Robert Tanitch reviews Dear Brutus at Southwark Playhouse, London SE1
It is ridiculous that the only play of J M Barrie that is regularly revived is Peter Pan. The good news is that Troupe is reviving Dear Brutus, which premiered successfully one hundred years ago and many regard as his masterpiece.
Barrie writes about a group of people on midsummer’s eve being given a second chance and observes the pain and the comedy and the farce that self-knowledge can bring.
The invited guests have the opportunity to find out what they might have been, had they not taken that “wrong turning” years ago and which they have blamed for the shortcomings of their lives.
The invitation to enter the enchanted woods comes from the mischievous Lob (Robin Hooper), a modern Puck, a 20th century Robin Goodfellow grown old.
You have to be careful when you go into the woods on Midsummer’s Night. Strange things are liable to happen.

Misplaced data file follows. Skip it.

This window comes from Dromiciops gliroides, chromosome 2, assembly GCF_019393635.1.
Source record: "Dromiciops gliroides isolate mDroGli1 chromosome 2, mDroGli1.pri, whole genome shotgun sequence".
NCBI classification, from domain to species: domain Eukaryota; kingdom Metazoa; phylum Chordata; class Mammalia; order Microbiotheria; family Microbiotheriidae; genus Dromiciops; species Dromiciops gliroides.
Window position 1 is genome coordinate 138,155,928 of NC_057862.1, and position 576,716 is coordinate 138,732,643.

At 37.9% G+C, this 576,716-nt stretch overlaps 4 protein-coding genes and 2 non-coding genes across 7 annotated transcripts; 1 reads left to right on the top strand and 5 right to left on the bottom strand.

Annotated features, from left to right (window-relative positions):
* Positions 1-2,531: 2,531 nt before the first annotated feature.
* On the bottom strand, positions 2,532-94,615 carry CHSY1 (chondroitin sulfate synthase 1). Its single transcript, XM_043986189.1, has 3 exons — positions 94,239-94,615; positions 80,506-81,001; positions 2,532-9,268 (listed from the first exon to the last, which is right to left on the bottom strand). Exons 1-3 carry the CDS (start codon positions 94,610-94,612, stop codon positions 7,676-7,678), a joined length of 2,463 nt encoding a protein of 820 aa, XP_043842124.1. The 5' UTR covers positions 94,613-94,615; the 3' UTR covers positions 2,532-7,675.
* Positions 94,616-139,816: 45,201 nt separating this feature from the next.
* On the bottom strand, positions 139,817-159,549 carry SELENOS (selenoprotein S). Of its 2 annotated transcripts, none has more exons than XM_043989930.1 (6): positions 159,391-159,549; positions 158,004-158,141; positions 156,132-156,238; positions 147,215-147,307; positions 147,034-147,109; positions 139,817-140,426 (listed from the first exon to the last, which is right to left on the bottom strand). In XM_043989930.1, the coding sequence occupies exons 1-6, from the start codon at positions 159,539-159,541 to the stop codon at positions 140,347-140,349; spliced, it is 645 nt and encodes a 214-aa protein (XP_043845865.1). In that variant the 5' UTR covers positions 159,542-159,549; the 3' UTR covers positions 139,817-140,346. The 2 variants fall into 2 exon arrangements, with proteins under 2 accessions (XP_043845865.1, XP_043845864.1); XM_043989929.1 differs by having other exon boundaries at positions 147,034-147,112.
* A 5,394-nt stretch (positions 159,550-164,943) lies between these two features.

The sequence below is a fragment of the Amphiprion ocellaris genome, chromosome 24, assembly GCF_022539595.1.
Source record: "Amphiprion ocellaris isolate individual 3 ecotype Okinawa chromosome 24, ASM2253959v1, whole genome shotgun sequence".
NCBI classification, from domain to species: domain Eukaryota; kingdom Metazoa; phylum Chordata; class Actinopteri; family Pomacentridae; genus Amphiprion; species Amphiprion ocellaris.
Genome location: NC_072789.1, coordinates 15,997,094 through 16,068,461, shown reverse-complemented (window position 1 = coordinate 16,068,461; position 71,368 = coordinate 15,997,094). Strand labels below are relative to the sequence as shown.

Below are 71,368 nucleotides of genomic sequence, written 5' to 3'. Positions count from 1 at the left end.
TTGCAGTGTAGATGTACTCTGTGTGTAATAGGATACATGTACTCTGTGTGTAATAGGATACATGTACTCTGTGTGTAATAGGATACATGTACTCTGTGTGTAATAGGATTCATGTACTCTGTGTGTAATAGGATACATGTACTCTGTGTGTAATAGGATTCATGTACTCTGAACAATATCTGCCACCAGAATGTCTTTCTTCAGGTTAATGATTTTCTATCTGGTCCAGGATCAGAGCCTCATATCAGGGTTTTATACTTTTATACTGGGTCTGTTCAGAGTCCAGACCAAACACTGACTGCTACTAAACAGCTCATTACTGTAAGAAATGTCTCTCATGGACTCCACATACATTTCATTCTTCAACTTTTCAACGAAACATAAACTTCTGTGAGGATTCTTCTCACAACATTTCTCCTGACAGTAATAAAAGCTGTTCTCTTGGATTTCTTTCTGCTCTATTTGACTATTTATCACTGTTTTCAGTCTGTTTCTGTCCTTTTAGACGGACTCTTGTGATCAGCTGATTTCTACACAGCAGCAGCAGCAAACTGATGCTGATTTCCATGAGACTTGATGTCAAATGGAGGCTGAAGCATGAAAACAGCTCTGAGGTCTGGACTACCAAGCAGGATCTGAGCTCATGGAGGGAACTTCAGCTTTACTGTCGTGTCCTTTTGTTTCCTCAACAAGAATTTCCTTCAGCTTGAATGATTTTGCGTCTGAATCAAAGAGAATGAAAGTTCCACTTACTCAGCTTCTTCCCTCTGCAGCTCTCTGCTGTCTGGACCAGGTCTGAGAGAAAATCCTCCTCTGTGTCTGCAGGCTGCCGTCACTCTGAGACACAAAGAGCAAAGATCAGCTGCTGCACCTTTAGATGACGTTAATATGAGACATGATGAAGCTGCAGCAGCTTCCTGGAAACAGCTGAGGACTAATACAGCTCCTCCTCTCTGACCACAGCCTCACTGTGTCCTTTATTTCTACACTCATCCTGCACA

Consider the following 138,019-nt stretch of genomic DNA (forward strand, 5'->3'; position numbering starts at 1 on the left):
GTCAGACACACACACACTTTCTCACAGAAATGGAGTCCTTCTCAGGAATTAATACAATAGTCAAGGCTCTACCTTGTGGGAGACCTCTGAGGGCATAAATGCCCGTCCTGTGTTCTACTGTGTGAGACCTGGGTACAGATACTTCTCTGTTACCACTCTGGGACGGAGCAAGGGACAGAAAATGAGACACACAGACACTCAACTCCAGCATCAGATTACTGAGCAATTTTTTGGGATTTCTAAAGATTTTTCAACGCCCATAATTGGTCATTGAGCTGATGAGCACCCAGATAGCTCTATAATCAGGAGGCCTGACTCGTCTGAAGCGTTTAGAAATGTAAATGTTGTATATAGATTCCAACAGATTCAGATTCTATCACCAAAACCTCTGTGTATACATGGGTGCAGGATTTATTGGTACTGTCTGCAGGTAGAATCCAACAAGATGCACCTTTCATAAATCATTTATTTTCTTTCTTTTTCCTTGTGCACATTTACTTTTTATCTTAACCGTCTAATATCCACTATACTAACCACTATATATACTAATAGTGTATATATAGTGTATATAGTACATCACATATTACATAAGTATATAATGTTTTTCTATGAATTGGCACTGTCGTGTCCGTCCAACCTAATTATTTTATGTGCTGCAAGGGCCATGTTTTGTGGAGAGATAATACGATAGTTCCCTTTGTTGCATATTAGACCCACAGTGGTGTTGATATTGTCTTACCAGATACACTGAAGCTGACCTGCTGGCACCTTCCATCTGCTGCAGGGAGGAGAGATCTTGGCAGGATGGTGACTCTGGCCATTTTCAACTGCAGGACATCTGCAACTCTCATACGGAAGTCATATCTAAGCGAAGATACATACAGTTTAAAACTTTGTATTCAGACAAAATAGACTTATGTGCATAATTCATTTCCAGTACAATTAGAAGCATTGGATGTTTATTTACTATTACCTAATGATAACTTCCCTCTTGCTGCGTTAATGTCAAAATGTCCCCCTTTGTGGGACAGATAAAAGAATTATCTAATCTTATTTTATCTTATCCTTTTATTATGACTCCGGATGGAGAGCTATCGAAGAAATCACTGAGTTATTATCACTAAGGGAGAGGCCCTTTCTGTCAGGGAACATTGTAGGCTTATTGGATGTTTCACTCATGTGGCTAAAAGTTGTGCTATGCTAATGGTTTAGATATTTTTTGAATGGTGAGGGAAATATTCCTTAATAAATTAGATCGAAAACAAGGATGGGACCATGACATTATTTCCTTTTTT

Her ladyship (Helen Bradbury), for instance, finds herself having an impassioned fling with the butler (Simon Rhodes).
A philandering egoist (Edward Sayer) is not sure whether it is his wife (Bathsheba Piepe) he loves or his mistress (Charlotte Brimble). All three end up behaving like the juvenile lovers in A Midsummer Night’s Dream.
Two oldies (John Woolley and Josie Kidd) touchingly rediscover their love.
The most serious role is the alcoholic artist – the role George du Maurier created – and now played by Miles Richardson. The artist is unhappily married to a woman (Emma Davies) he is never certain whether she is going to kiss him or knife him. The marriage is childless.
Barrie has always enjoyed mixing the real and the fantasy world. The most poignant scene comes when the artist has a vision of the daughter (Venice Van Someron) he never had.
The scene is then made more poignant by the dream-girl’s fear of how awful it would be to wake up and find she is not alive.
Jonathan O’Boyle’s production, designed by Anna Reid, is played straight through without an interval. It looks elegant but with a single set, and the furniture remaining visible all the time on the traverse stage, he has not solved the problem of how to differentiate sufficiently between the drawing-room and the wood.